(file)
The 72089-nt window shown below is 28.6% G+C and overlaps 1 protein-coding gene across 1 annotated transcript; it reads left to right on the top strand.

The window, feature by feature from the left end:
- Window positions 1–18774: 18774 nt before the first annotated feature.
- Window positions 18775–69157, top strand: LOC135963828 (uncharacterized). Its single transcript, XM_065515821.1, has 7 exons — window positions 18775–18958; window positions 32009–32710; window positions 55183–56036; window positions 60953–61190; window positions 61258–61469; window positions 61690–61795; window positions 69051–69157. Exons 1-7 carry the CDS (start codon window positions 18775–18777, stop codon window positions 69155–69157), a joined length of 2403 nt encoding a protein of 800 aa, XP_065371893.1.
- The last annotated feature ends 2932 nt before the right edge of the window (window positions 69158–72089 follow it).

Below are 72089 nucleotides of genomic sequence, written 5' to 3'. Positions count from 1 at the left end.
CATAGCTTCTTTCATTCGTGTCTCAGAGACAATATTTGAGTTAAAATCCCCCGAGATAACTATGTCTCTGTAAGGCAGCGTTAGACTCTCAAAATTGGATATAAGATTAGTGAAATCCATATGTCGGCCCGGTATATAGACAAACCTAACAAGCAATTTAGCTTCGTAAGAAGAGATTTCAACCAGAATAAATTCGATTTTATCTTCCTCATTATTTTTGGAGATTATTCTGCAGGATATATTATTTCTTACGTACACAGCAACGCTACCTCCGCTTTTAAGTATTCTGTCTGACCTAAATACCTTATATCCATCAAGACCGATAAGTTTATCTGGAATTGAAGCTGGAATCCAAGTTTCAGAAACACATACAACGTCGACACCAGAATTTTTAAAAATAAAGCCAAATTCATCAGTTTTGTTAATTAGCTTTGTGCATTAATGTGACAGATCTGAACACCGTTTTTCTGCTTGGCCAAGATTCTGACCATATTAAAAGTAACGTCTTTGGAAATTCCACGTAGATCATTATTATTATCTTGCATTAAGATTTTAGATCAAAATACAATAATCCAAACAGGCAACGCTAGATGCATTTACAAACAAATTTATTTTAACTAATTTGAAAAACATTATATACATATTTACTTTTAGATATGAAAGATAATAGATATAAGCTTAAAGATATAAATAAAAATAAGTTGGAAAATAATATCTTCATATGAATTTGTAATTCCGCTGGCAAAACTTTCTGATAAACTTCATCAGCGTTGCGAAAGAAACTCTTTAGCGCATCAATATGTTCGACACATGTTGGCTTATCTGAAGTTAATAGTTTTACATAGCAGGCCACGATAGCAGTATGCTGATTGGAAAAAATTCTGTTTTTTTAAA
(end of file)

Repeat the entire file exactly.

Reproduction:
The 72089-nt window shown below is 28.6% G+C and overlaps 1 protein-coding gene across 1 annotated transcript; it reads left to right on the top strand.

The window, feature by feature from the left end:
- Window positions 1–18774: 18774 nt before the first annotated feature.
- Window positions 18775–69157, top strand: LOC135963828 (uncharacterized). Its single transcript, XM_065515821.1, has 7 exons — window positions 18775–18958; window positions 32009–32710; window positions 55183–56036; window positions 60953–61190; window positions 61258–61469; window positions 61690–61795; window positions 69051–69157. Exons 1-7 carry the CDS (start codon window positions 18775–18777, stop codon window positions 69155–69157), a joined length of 2403 nt encoding a protein of 800 aa, XP_065371893.1.
- The last annotated feature ends 2932 nt before the right edge of the window (window positions 69158–72089 follow it).

Below are 72089 nucleotides of genomic sequence, written 5' to 3'. Positions count from 1 at the left end.
CATAGCTTCTTTCATTCGTGTCTCAGAGACAATATTTGAGTTAAAATCCCCCGAGATAACTATGTCTCTGTAAGGCAGCGTTAGACTCTCAAAATTGGATATAAGATTAGTGAAATCCATATGTCGGCCCGGTATATAGACAAACCTAACAAGCAATTTAGCTTCGTAAGAAGAGATTTCAACCAGAATAAATTCGATTTTATCTTCCTCATTATTTTTGGAGATTATTCTGCAGGATATATTATTTCTTACGTACACAGCAACGCTACCTCCGCTTTTAAGTATTCTGTCTGACCTAAATACCTTATATCCATCAAGACCGATAAGTTTATCTGGAATTGAAGCTGGAATCCAAGTTTCAGAAACACATACAACGTCGACACCAGAATTTTTAAAAATAAAGCCAAATTCATCAGTTTTGTTAATTAGCTTTGTGCATTAATGTGACAGATCTGAACACCGTTTTTCTGCTTGGCCAAGATTCTGACCATATTAAAAGTAACGTCTTTGGAAATTCCACGTAGATCATTATTATTATCTTGCATTAAGATTTTAGATCAAAATACAATAATCCAAACAGGCAACGCTAGATGCATTTACAAACAAATTTATTTTAACTAATTTGAAAAACATTATATACATATTTACTTTTAGATATGAAAGATAATAGATATAAGCTTAAAGATATAAATAAAAATAAGTTGGAAAATAATATCTTCATATGAATTTGTAATTCCGCTGGCAAAACTTTCTGATAAACTTCATCAGCGTTGCGAAAGAAACTCTTTAGCGCATCAATATGTTCGACACATGTTGGCTTATCTGAAGTTAATAGTTTTACATAGCAGGCCACGATAGCAGTATGCTGATTGGAAAAAATTCTGTTTTTTTAAA